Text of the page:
I remember that song from when I lived in the Bay Area a long long time ago. The next line had something to do with tying up your boat in Idaho, after an earthquake centered on the San Andreas Fault had caused the slate to slip into the ocean. Joel Kotkin offers us a somewhat less apocalyptic version of that vision here, arguing that things like affordable housing and business-friendly political climates are attracting talent away from backward-looking "Euro-America" (you know, New York, Boston, San Francisco...) to places like Boise and Reno. But before all you Karl Rove wannabes out there start celebrating, Kotkin offers this caution:
CONSERVATIVES AND REPUBLICANS have reasons to celebrate the conflict between a slowly declining Euro-America and the cities of aspiration. Yet the future may not be so easy to predict. Success, defined as increased jobs and population, has a way of turning cities of aspiration toward a more European worldview.
This has already occurred in places like Los Angeles and Silicon Valley, where public employees have made common cause with wealthy environmentalists, resulting in a kind of one-party, status-quo politics. Over time, this phenomenon could spread to today’s aspirational cities. As places like even Phoenix, Houston, and Reno grow, become congested, and attract refugees from Euro-America, a powerful lobby against economic expansion will start to develop.
These issues tend to gain currency as traffic jams worsen, schools get overcrowded, and the countryside recedes. And while conservatives offer bromides about the free market, open space grows more scarce, and infrastructure, including schools and roads, is neglected. This failure opens the door to liberals and Democrats, even in states such as Nevada, Arizona, and Florida.
But, in the end, he argues:
Euro-American politics do not work in aspirational cities. Where and when such policies do become influential, companies, entrepreneurs, and individuals will seek their future elsewhere, in places where they don’t have to subsidize fancy nightclubs, art galleries, gay bars, and yuppie lofts, or pay the freight for inefficient public-sector bureaucracies. If the contagion takes over Phoenix, these restless Americans will move further out, into the unregulated exurbs or deeper into the hinterland, to Boise, the Salt Lake Valley, or beyond.
The American future belongs to those places where people can most fully engage in their private pursuit of happiness. The party--and the politicians--that can appeal to these voters, wherever they are, will be the one likely to win political power.
"People I talk to and want to recruit seem more than willing to come here," notes Reno entrepreneur Darik Volpa. "It’s a different feel here. It’s more friendly, people open doors. In the Bay Area or Boston, it’s get in line. Here it’s still open to new people and new ideas."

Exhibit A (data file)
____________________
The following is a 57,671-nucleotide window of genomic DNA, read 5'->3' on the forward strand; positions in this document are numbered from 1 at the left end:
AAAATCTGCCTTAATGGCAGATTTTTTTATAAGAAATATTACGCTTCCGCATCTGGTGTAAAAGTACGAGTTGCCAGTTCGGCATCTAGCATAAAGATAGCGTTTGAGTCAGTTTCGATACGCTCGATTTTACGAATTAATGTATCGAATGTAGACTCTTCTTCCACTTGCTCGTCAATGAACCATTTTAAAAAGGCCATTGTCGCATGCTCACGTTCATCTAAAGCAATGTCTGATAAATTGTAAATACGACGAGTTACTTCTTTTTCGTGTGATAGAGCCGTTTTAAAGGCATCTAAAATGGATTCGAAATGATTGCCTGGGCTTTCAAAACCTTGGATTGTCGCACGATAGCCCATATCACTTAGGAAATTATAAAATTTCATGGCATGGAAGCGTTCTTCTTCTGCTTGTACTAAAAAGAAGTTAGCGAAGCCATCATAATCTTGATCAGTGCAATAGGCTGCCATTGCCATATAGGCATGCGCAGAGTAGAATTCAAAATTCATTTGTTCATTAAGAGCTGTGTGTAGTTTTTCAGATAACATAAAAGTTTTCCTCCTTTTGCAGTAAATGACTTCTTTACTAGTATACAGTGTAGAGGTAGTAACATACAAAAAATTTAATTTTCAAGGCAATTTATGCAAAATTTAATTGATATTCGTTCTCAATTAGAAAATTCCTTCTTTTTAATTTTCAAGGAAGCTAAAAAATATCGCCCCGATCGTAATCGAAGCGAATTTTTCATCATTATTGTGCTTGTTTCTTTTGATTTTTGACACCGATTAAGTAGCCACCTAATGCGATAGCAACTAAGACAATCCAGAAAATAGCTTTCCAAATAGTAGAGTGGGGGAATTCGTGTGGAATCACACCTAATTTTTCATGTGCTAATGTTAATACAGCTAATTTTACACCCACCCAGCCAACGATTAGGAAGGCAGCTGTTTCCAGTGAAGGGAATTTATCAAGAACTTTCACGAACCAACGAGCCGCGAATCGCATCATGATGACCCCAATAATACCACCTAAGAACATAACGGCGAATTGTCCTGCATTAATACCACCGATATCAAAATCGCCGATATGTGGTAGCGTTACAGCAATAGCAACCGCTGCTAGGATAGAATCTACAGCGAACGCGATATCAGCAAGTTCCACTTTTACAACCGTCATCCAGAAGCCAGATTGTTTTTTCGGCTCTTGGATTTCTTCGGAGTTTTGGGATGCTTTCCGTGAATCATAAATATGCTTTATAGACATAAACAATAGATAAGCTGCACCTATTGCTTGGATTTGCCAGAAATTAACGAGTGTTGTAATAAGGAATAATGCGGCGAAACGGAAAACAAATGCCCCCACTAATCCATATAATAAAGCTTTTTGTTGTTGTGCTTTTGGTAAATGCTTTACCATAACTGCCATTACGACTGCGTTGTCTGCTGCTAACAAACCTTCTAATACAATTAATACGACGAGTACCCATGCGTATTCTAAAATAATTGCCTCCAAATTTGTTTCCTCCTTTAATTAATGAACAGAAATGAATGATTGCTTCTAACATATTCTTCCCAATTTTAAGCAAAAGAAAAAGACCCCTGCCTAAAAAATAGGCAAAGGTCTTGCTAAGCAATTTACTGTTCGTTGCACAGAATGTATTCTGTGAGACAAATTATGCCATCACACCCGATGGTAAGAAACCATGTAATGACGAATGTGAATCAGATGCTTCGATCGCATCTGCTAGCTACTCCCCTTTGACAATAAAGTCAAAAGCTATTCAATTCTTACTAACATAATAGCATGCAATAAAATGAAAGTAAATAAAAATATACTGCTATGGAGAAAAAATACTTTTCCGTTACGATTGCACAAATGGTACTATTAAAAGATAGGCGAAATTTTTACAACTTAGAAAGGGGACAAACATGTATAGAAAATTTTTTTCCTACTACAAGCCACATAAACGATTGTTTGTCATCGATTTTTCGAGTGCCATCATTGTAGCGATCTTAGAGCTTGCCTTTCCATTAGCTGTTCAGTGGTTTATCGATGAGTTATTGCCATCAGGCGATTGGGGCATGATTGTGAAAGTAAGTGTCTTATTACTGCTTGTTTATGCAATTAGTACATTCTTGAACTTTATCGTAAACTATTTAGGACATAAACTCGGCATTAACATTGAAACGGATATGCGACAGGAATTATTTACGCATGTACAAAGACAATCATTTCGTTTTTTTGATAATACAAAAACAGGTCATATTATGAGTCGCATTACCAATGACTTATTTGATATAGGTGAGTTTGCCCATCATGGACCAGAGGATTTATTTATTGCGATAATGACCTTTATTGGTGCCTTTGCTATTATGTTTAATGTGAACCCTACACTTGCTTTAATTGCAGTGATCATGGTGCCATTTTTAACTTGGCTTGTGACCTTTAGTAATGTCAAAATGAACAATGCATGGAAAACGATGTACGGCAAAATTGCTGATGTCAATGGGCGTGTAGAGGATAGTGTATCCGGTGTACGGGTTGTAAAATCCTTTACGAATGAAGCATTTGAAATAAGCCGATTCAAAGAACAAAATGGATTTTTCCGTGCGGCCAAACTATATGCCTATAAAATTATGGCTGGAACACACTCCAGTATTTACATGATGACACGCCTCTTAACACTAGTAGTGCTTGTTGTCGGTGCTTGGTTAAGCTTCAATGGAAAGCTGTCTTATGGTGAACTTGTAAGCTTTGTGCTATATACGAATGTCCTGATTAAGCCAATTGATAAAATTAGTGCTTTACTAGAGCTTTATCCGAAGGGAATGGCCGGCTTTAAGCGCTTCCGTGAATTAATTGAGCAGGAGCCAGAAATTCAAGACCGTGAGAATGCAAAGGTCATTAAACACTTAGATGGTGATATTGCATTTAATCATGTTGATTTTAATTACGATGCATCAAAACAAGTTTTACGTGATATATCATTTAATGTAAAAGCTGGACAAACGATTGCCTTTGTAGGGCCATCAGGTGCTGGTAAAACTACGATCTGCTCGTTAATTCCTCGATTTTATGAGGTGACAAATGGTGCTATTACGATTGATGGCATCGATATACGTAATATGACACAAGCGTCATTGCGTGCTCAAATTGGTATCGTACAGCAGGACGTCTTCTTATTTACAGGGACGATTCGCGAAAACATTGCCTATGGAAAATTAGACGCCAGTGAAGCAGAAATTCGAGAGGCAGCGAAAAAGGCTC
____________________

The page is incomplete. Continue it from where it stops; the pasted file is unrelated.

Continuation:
I have some hesitations about this line of argument, as, apparently does Kotkin, who makes a somewhat different one
here. In this past weekend’s WaPo, he argues that the latest developments seem to suggest a desire on our part to replicate some of the "communal" features of cities--walkable neighborhoods, cultural and religious institutions, and so on--in the suburbs. This isn’t the private pursuit of happiness simply, and it’s a lot closer to James Howard Kunstler’s vision than Kotkin wants to admit. Kunstler, by the way, has delivered a lecture, sponsored by the Intercollegiate Studies Institute on "Why Conservatives Should Care About the New Urbanism."
My own view, briefly stated, is that safe walkable neighborhoods are ultimately more kid-friendly than typical suburban tracts. (And we all know, I say only somewhat facetiously, that children are the glue of the community. To restate a hackneyed point: "It takes a bunch of kids to raise a village.") Wherever you can produce housing that is kid-friendly, you’ll have population growth. So put the doggone new urbanist developments where we want them, where our kids can be safe!
I hasten to add that I am not anti-"Euro-America" or anti-urban: cities still have a prominent place in our economic and cultural lives (Kotkin nails that one in his Weekly Standard piece), and I’m not about to demand that all students and bohemians abandon their "enlightenements."
Update: Ken Masugi has a post full of interesting and provocative thoughts about related issues here.